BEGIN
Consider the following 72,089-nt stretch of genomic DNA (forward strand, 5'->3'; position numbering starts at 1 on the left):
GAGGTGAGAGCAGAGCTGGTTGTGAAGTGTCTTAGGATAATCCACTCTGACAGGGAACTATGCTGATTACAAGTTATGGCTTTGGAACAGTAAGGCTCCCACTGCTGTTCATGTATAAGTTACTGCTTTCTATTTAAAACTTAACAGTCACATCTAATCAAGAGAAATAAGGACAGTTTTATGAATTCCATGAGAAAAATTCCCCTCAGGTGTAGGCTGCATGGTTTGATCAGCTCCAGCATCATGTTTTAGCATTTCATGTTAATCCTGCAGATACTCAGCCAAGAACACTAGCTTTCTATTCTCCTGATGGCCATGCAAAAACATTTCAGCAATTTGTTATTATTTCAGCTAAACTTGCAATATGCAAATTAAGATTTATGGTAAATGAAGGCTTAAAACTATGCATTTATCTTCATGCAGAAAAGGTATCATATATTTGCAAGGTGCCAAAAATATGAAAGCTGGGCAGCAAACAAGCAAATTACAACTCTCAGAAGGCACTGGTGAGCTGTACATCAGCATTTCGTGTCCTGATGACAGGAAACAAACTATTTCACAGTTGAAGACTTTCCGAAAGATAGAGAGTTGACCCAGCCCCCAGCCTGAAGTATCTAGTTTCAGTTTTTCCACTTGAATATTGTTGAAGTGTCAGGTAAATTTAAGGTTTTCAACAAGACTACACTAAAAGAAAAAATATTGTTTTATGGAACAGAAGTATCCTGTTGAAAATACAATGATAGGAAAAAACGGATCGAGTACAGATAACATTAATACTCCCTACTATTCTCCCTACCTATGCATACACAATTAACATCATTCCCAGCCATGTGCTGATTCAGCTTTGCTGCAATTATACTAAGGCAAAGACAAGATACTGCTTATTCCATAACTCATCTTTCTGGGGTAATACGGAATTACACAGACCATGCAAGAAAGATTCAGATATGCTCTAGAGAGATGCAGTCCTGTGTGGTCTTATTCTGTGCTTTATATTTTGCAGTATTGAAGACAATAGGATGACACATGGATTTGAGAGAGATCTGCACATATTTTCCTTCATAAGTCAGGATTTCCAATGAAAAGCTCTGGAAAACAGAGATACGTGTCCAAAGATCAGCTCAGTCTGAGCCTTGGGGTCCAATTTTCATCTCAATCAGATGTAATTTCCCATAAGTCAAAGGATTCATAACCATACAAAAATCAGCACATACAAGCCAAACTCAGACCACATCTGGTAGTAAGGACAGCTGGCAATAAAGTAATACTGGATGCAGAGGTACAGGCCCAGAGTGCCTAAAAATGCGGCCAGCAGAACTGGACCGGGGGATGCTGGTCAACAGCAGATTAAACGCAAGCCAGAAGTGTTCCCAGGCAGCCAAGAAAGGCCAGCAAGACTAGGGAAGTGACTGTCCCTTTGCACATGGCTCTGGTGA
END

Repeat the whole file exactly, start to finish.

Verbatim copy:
Consider the following 72,089-nt stretch of genomic DNA (forward strand, 5'->3'; position numbering starts at 1 on the left):
GAGGTGAGAGCAGAGCTGGTTGTGAAGTGTCTTAGGATAATCCACTCTGACAGGGAACTATGCTGATTACAAGTTATGGCTTTGGAACAGTAAGGCTCCCACTGCTGTTCATGTATAAGTTACTGCTTTCTATTTAAAACTTAACAGTCACATCTAATCAAGAGAAATAAGGACAGTTTTATGAATTCCATGAGAAAAATTCCCCTCAGGTGTAGGCTGCATGGTTTGATCAGCTCCAGCATCATGTTTTAGCATTTCATGTTAATCCTGCAGATACTCAGCCAAGAACACTAGCTTTCTATTCTCCTGATGGCCATGCAAAAACATTTCAGCAATTTGTTATTATTTCAGCTAAACTTGCAATATGCAAATTAAGATTTATGGTAAATGAAGGCTTAAAACTATGCATTTATCTTCATGCAGAAAAGGTATCATATATTTGCAAGGTGCCAAAAATATGAAAGCTGGGCAGCAAACAAGCAAATTACAACTCTCAGAAGGCACTGGTGAGCTGTACATCAGCATTTCGTGTCCTGATGACAGGAAACAAACTATTTCACAGTTGAAGACTTTCCGAAAGATAGAGAGTTGACCCAGCCCCCAGCCTGAAGTATCTAGTTTCAGTTTTTCCACTTGAATATTGTTGAAGTGTCAGGTAAATTTAAGGTTTTCAACAAGACTACACTAAAAGAAAAAATATTGTTTTATGGAACAGAAGTATCCTGTTGAAAATACAATGATAGGAAAAAACGGATCGAGTACAGATAACATTAATACTCCCTACTATTCTCCCTACCTATGCATACACAATTAACATCATTCCCAGCCATGTGCTGATTCAGCTTTGCTGCAATTATACTAAGGCAAAGACAAGATACTGCTTATTCCATAACTCATCTTTCTGGGGTAATACGGAATTACACAGACCATGCAAGAAAGATTCAGATATGCTCTAGAGAGATGCAGTCCTGTGTGGTCTTATTCTGTGCTTTATATTTTGCAGTATTGAAGACAATAGGATGACACATGGATTTGAGAGAGATCTGCACATATTTTCCTTCATAAGTCAGGATTTCCAATGAAAAGCTCTGGAAAACAGAGATACGTGTCCAAAGATCAGCTCAGTCTGAGCCTTGGGGTCCAATTTTCATCTCAATCAGATGTAATTTCCCATAAGTCAAAGGATTCATAACCATACAAAAATCAGCACATACAAGCCAAACTCAGACCACATCTGGTAGTAAGGACAGCTGGCAATAAAGTAATACTGGATGCAGAGGTACAGGCCCAGAGTGCCTAAAAATGCGGCCAGCAGAACTGGACCGGGGGATGCTGGTCAACAGCAGATTAAACGCAAGCCAGAAGTGTTCCCAGGCAGCCAAGAAAGGCCAGCAAGACTAGGGAAGTGACTGTCCCTTTGCACATGGCTCTGGTGA